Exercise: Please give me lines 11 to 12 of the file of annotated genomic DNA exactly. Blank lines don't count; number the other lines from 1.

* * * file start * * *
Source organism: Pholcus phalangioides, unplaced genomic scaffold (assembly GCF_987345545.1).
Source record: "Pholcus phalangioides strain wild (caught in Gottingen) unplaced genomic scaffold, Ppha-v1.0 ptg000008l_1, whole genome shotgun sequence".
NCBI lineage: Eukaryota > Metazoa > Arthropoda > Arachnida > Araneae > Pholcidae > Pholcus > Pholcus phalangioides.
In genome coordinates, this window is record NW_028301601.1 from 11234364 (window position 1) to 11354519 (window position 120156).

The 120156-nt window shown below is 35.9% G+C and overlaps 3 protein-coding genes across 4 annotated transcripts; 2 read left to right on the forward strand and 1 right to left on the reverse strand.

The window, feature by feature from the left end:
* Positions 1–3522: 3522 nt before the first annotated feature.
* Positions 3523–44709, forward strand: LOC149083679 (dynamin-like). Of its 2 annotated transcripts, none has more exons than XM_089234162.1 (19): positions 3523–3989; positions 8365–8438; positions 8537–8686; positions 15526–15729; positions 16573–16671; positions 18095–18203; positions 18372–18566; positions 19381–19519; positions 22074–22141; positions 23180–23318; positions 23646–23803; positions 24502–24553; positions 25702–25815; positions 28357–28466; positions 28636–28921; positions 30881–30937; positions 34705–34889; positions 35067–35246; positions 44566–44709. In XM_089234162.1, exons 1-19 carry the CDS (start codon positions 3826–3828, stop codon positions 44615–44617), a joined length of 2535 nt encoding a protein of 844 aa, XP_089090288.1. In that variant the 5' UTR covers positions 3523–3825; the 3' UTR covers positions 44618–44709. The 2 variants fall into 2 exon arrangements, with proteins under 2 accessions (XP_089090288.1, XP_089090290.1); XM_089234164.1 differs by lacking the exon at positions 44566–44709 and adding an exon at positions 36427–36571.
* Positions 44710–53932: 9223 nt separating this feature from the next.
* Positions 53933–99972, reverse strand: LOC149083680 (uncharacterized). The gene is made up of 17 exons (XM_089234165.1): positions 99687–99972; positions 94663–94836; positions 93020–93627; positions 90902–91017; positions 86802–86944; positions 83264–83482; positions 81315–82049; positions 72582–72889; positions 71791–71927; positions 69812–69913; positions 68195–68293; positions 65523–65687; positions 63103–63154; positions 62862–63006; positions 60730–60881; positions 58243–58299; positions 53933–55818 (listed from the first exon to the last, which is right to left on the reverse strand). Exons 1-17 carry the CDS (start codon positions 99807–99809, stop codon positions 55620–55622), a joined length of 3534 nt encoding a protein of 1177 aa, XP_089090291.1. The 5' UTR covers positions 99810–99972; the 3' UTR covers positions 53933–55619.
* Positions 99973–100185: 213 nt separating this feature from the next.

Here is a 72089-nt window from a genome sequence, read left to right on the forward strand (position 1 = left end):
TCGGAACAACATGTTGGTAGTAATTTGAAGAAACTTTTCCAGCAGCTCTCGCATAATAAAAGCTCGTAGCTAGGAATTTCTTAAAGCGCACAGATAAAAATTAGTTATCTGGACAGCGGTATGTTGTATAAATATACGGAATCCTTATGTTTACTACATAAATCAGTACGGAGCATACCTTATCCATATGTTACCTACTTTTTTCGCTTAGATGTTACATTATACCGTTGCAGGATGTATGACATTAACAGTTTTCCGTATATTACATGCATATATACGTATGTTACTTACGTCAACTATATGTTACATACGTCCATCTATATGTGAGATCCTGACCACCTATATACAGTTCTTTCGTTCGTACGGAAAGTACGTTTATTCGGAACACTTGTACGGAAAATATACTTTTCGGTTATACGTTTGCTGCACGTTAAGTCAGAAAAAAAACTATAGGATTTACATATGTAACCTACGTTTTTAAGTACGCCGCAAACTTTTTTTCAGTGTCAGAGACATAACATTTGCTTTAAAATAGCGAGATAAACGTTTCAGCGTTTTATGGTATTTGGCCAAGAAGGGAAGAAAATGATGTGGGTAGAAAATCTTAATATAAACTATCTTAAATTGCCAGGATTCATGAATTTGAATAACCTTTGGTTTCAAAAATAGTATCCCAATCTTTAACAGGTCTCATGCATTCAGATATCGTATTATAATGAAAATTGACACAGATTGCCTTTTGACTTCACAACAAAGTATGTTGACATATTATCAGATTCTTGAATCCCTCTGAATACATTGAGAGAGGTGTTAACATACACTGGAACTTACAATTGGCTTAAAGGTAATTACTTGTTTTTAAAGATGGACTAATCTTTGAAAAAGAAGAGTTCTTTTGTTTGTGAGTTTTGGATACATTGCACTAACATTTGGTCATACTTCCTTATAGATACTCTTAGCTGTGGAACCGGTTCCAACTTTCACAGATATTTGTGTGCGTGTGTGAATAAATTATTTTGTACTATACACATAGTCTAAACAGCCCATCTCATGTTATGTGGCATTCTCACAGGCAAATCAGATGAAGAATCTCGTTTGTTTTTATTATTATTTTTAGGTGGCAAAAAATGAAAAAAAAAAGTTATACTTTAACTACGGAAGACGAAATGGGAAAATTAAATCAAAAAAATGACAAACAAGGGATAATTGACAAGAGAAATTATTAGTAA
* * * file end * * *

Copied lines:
* Positions 99973–100185: 213 nt separating this feature from the next.

Here is a 72089-nt window from a genome sequence, read left to right on the forward strand (position 1 = left end):